After nearly a gap of seven months Supreme Court took up the pleas against the anti-CAA protesters blocking the public road at Shaheen Bagh in Delhi.
NEW DELHI — The Supreme Court on Monday said Right to Protest of one section has to be in balance with others’ Right to Mobility on a public road, as everyone has the right to move from one place to another and this right cannot be prejudiced by blocking a public road to hold protests.
A bench comprising Justices Sanjay Kishan Kaul, Krishna Murari and Aniruddha Bose after nearly a gap of seven months took up the pleas against the anti-CAA protesters blocking the public road at Shaheen Bagh in Delhi.
At the beginning of the hearing the bench queried the petitioners if they were willing to withdraw the plea. One of the petitioners replied that they were not.
Advocate Amit Sahni, another petitioner in the matter, argued that these kind of incidents should not repeat in future and in the larger public interest a decision must be taken in the matter.
Advocate Mehmood Pracha, appearing for intervenors, argued before the bench that right to peacefully protest is absolute, and it is the right of the people to protest against Citizenship (Amendment) Act and National Register of Citizens as a concept.
Justice Kaul said we are not disputing your right to peacefully protest. Sahni urged the bench to keep this matter pending and an elaborate order may be passed.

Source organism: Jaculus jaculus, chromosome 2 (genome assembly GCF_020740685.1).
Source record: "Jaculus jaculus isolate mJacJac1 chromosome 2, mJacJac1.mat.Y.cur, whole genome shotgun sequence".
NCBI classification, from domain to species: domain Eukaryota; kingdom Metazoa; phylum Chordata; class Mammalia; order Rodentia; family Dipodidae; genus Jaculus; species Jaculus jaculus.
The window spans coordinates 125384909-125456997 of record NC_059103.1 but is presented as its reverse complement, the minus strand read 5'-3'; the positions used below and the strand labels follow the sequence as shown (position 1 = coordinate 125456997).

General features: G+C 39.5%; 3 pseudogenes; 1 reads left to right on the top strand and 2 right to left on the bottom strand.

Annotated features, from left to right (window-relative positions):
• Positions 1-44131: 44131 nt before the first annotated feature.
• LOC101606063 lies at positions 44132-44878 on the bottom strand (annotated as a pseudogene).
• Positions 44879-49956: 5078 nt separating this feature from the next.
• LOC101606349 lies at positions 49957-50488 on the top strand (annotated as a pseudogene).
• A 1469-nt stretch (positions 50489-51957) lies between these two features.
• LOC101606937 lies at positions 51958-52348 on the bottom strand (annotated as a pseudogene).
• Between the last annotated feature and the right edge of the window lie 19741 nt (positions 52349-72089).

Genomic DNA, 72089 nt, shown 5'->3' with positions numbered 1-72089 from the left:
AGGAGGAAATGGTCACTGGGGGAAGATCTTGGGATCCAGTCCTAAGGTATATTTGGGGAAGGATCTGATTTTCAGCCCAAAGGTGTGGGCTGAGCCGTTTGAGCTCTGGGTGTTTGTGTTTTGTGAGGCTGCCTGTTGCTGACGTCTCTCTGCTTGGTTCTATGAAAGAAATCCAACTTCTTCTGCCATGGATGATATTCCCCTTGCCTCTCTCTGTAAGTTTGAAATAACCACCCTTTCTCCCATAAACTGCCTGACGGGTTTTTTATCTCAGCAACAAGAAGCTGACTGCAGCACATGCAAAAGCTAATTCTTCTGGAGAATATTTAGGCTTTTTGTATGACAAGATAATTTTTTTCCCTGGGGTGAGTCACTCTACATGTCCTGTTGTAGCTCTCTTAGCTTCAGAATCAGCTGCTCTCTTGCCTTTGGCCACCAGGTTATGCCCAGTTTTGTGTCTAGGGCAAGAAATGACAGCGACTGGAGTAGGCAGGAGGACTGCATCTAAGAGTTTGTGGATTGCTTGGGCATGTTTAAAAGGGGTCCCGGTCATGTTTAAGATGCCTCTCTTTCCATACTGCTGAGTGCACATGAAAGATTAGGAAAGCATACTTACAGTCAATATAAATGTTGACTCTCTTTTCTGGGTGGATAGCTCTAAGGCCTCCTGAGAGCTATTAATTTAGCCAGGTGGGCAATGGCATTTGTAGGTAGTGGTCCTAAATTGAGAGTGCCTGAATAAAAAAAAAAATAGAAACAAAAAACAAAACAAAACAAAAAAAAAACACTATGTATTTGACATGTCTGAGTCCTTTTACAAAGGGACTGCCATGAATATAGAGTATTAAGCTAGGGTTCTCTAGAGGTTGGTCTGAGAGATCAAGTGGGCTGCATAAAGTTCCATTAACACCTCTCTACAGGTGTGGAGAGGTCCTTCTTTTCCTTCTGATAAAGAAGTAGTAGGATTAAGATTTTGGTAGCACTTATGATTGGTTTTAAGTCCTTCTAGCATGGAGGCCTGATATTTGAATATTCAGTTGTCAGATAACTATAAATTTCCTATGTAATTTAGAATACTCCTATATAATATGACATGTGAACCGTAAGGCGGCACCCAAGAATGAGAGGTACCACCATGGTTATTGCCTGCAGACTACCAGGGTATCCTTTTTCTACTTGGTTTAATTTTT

Pracha submitted that “some people went to the protest place and then riots happened, and I don’t want to name them”. He added that the number of protesters cannot be shown in bad light by misusing the state machinery.
“It is not that state machinery is absolutely right. Why a person connected with a political party went their and riots happened,” argued Pracha, citing need for a universal policy on right to protest peacefully.
Justice Bose replied that the right to protest needs to be balanced out with the mobility on public road. Justice Kaul said there cannot be a universal policy as situation vary and cited process of debate in the Parliament.
“The place where it becomes problematic, we have to see where it can be balanced out,” noted the bench. Justice Kaul also appreciated the interlocutors, who helped the court in finding a solution to the matter.
The bench noted that the ongoing COVID-19 pandemic has created another dimension.
Solicitor General Tushar Mehta, representing the Centre, objected to Pracha’s argument. ‘Right to assemble is subjected to reasonable restrictions….We have places like Jantar Mantar, where protest can be held, but blocking of roads cannot be allowed,” said Mehta.
The bench agreed with Centre’s contention that people can’t claim absolute right to hold protest but said that people have right to hold peaceful protests, and this shouldn’t cause inconvenience to general public.
The bench, reserving the order in the matter in the petitions seeking removal of protestors from Shaheen Bagh, said that the matter has become infructuous due to supervening circumstance of Covid with protestors vacating the road, but added that it will pass a short order to deal with such situations.